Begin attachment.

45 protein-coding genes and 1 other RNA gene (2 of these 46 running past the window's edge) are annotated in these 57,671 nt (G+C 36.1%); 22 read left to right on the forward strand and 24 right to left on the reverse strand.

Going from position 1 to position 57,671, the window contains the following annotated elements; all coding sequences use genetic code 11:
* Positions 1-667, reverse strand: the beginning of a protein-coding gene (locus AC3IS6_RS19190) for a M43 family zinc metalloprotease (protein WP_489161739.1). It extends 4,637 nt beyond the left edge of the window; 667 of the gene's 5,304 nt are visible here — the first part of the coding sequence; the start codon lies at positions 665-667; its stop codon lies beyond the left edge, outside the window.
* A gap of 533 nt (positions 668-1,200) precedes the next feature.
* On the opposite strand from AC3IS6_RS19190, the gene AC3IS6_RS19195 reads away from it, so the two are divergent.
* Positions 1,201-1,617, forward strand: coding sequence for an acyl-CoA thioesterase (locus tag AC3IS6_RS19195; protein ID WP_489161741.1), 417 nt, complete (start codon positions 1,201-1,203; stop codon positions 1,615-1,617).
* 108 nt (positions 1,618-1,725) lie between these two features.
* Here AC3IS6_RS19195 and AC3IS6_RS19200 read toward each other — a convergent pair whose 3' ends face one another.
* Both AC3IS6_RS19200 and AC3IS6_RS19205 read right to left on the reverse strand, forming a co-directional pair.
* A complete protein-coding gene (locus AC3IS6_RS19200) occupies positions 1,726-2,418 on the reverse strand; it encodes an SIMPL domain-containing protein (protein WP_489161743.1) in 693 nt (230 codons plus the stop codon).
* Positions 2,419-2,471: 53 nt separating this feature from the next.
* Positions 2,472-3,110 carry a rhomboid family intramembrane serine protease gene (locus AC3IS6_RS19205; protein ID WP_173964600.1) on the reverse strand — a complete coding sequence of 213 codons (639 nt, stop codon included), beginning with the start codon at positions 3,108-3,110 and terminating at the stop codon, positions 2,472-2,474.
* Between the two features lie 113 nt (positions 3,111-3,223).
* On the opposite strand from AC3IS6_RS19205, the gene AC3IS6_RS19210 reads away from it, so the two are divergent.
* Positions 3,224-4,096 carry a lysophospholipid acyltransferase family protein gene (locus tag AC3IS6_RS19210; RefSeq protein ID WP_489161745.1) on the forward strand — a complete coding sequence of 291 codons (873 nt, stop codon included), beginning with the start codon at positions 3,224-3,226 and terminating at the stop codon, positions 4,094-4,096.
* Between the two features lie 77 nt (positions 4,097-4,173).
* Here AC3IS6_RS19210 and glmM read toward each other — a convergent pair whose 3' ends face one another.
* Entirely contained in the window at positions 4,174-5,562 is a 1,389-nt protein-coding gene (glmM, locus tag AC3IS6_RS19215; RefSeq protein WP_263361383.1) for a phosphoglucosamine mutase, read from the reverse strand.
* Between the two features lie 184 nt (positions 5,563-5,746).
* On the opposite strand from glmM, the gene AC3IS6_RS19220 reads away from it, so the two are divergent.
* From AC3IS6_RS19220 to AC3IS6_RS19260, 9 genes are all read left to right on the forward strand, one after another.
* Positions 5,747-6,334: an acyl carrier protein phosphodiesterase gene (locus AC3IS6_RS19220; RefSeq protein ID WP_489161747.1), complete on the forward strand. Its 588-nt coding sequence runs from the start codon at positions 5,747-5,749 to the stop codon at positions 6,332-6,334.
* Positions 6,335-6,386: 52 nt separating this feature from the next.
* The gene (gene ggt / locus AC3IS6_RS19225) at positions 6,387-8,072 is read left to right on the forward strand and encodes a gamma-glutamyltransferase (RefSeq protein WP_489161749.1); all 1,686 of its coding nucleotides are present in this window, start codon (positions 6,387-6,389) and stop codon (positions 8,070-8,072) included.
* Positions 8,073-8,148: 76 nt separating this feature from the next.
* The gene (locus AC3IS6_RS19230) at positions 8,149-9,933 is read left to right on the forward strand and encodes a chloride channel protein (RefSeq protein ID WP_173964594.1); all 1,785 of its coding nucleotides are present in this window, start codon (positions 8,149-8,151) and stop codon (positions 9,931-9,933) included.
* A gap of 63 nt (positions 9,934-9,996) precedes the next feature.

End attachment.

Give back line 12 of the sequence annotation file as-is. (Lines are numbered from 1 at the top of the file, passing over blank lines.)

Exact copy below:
* Positions 2,472-3,110 carry a rhomboid family intramembrane serine protease gene (locus AC3IS6_RS19205; protein ID WP_173964600.1) on the reverse strand — a complete coding sequence of 213 codons (639 nt, stop codon included), beginning with the start codon at positions 3,108-3,110 and terminating at the stop codon, positions 2,472-2,474.